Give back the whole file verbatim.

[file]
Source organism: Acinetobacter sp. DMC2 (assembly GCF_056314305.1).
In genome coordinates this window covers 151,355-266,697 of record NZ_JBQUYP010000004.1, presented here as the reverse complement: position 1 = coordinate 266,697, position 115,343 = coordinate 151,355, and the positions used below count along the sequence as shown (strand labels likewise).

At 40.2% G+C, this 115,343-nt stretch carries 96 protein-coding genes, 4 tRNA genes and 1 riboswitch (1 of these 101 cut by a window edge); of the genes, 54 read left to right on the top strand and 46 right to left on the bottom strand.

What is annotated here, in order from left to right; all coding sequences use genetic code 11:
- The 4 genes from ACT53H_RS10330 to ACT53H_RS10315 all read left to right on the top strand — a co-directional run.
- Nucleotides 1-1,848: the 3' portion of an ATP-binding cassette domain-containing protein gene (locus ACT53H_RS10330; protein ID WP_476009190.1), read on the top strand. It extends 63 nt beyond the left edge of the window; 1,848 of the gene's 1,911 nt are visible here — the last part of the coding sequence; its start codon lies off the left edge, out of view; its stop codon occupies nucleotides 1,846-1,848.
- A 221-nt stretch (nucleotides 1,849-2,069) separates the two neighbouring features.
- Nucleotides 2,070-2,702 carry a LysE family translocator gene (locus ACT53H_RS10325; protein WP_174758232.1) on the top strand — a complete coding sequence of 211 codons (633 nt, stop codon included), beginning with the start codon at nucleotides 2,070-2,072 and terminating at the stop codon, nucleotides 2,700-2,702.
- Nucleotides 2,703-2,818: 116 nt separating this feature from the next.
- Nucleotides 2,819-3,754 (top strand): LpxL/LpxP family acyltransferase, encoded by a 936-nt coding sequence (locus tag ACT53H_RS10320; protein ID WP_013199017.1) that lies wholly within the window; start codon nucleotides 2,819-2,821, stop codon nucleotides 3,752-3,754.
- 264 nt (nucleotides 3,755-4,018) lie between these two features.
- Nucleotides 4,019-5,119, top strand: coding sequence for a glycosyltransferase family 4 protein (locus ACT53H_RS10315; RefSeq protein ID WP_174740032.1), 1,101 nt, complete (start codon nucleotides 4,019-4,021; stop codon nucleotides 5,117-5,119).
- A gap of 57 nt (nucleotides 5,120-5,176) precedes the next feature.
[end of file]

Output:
Source organism: Acinetobacter sp. DMC2 (assembly GCF_056314305.1).
In genome coordinates this window covers 151,355-266,697 of record NZ_JBQUYP010000004.1, presented here as the reverse complement: position 1 = coordinate 266,697, position 115,343 = coordinate 151,355, and the positions used below count along the sequence as shown (strand labels likewise).

At 40.2% G+C, this 115,343-nt stretch carries 96 protein-coding genes, 4 tRNA genes and 1 riboswitch (1 of these 101 cut by a window edge); of the genes, 54 read left to right on the top strand and 46 right to left on the bottom strand.

What is annotated here, in order from left to right; all coding sequences use genetic code 11:
- The 4 genes from ACT53H_RS10330 to ACT53H_RS10315 all read left to right on the top strand — a co-directional run.
- Nucleotides 1-1,848: the 3' portion of an ATP-binding cassette domain-containing protein gene (locus ACT53H_RS10330; protein ID WP_476009190.1), read on the top strand. It extends 63 nt beyond the left edge of the window; 1,848 of the gene's 1,911 nt are visible here — the last part of the coding sequence; its start codon lies off the left edge, out of view; its stop codon occupies nucleotides 1,846-1,848.
- A 221-nt stretch (nucleotides 1,849-2,069) separates the two neighbouring features.
- Nucleotides 2,070-2,702 carry a LysE family translocator gene (locus ACT53H_RS10325; protein WP_174758232.1) on the top strand — a complete coding sequence of 211 codons (633 nt, stop codon included), beginning with the start codon at nucleotides 2,070-2,072 and terminating at the stop codon, nucleotides 2,700-2,702.
- Nucleotides 2,703-2,818: 116 nt separating this feature from the next.
- Nucleotides 2,819-3,754 (top strand): LpxL/LpxP family acyltransferase, encoded by a 936-nt coding sequence (locus tag ACT53H_RS10320; protein ID WP_013199017.1) that lies wholly within the window; start codon nucleotides 2,819-2,821, stop codon nucleotides 3,752-3,754.
- 264 nt (nucleotides 3,755-4,018) lie between these two features.
- Nucleotides 4,019-5,119, top strand: coding sequence for a glycosyltransferase family 4 protein (locus ACT53H_RS10315; RefSeq protein ID WP_174740032.1), 1,101 nt, complete (start codon nucleotides 4,019-4,021; stop codon nucleotides 5,117-5,119).
- A gap of 57 nt (nucleotides 5,120-5,176) precedes the next feature.